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Year : 2018  |  Volume : 62  |  Issue : 2  |  Page : 123-127

Assessing Nepal's health policies and programs from a human rights perspective

1 Associate Professor, Department of Economics, Patan Multiple Campus, Tribhuvan University, Patan, Nepal
2 Senior Researcher, Department of Research, Institute of Nepal Environment and Health System Development, Kathmandu, Nepal

Correspondence Address:
Sanjaya Aryal
P.O. Box: 14423, Kathmandu
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Source of Support: None, Conflict of Interest: None

DOI: 10.4103/ijph.IJPH_308_16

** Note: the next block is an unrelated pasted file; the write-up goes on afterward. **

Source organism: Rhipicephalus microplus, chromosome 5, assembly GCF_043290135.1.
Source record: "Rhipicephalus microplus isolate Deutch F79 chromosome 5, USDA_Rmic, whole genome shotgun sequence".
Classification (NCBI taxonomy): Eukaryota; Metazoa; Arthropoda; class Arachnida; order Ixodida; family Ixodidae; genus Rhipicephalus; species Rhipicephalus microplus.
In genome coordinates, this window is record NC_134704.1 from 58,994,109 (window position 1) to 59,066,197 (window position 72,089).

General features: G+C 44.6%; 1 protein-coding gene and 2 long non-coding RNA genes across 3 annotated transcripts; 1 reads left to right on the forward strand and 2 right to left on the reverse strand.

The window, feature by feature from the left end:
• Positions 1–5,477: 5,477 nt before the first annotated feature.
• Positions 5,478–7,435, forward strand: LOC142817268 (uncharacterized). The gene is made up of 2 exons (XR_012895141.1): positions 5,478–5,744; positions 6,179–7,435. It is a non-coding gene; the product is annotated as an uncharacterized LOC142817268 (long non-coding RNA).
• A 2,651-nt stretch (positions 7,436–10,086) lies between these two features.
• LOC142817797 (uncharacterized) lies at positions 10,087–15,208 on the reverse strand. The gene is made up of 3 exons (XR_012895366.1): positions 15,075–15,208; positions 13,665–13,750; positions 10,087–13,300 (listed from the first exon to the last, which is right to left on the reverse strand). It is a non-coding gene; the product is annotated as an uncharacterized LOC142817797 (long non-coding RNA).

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Background: The right to health is a fundamental part of human rights. Ensuring right to health is not straightforward; there are several challenges. Factors such as capacity of right holders and duty-bearers and practices of providing and utilizing services among others determine to ensure health rights for the whole population. Objective: The objective of this paper is to analyze whether the health policies and programs follow a human rights-based approach (HRBA) and assess the situation of rights to health among the poor and vulnerable population. Methods: The study assessed domestic instruments against human rights policies and analyzed the implementation status of the policies and programs. An analytical case study method is used by utilizing qualitative and quantitative data. Results: Around 90% medicines are available in the facilities; however, 22% of health worker posts are vacant. Persistence of unequal distribution of health facilities, high out-of-pocket payment, and cultural and language barriers does not ensure accessibility of health services. Acceptability of health-care services in terms of utilization rate and client satisfaction is improved after introduction of new policy. Nepal has made significant progress in improving maternal mortality ratio, infant/child mortality, immunization rates, and life expectancy at birth. Conclusions: Although a progressive realization of the right to health is being achieved, more efforts are still needed to follow HRBA so as to achieve quality and equity in health-care services.

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